Volunteers try to preserve remnants of historic documents after blaze at Cairo's Institut d'Egypt founded by Napoleon more than 200 years ago.
Experts in salvage bid amid ashes of Egypt's history
CAIRO // Haitham Osman looks over mountains of charred books. He's spent 16 hours a day training volunteers to handle fragile documents burnt during a fire at the Institut d'Egypt during the protests that have racked Cairo.
Three volunteers in masks and surgical gloves carefully manoeuvre a makeshift litter past him.
"We have a lot of work ahead of us," said Mr Osman, pausing to check the damp, sooty manuscripts that the volunteers laid out on the litter.
"People ran in after the fire to save books but, without knowing how to safely remove fragile documents, they've done more harm that good."
Now, Mr Osman and a team of volunteers are working to salvage the remains of what was Egypt's oldest research centre. Academics say only urgent action and money can save its priceless collection.
"The situation of heritage in Egypt is difficult," said Mohammed Sabri Al Dali, the head of the science centres at the National Archives, which has helped to salvage documents from the institute's fire.
"There isn't enough support already. I'm sure [many libraries] don't have the money, ability, machines or technique to maintain works."
The Institut d'Egypt, a research centre founded by Napoleon Bonaparte during the French occupation more than 200 years ago, was set alight during the fighting between the army and protesters this month that killed 17 people and injured hundreds.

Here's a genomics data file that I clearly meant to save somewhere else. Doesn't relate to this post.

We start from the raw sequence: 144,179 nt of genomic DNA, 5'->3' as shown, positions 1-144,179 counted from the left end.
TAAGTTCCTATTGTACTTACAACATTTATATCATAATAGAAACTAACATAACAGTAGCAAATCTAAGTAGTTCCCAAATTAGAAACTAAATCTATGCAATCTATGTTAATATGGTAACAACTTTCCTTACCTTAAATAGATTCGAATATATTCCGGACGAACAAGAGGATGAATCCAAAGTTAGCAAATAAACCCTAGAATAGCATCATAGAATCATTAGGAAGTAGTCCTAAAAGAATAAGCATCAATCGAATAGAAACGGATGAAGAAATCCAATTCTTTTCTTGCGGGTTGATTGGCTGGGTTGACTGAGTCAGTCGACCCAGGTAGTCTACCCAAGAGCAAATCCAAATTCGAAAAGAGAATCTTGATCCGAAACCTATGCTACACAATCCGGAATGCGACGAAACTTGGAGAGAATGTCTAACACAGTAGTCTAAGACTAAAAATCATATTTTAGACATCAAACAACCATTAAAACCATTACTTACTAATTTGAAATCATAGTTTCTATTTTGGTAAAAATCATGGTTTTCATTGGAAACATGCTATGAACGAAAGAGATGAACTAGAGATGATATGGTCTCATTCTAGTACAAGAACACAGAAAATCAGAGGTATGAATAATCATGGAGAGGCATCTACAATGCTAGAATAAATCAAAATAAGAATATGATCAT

The nearby parliament and transport authority offices also caught fire, but both fires were extinguished.
The institute is one of the oldest academies of arts and science outside Europe, with works in five languages.
The two-storey building housed more than 192,000 documents, reference books and periodicals mostly from the 19th century, including a handwritten manuscript of Description de l'Egypt, a series of early 19th-century volumes on Egypt and its history.
The information lost was vital for scholars, Mr Osman said.
Those leading the effort to salvage what remains said it would take months to assess the damage and estimate repair costs.
Repairing the damage would take years.
"Compare the cost to repair the building with the cost of conservation and heritage, and [conservation] is much more expensive and difficult." said Mr Al Dali.
About 40,000 documents have been recovered, many of which are burnt beyond repair and will never be restored, said Zein Abel Hady, who is overseeing the operation. No one knows how many books remain in the complex. The roof has collapsed and the building is in danger of collapsing, too.
Volunteers have recovered the inventory list.
"The cost of operations to restore the books may simply be too high, so I have to know what titles we had and are now needed, and first try to source them from other libraries or get microfilms," said Mr Abel Hady. "We will have to prioritise - it's likely to be too expensive to restore everything."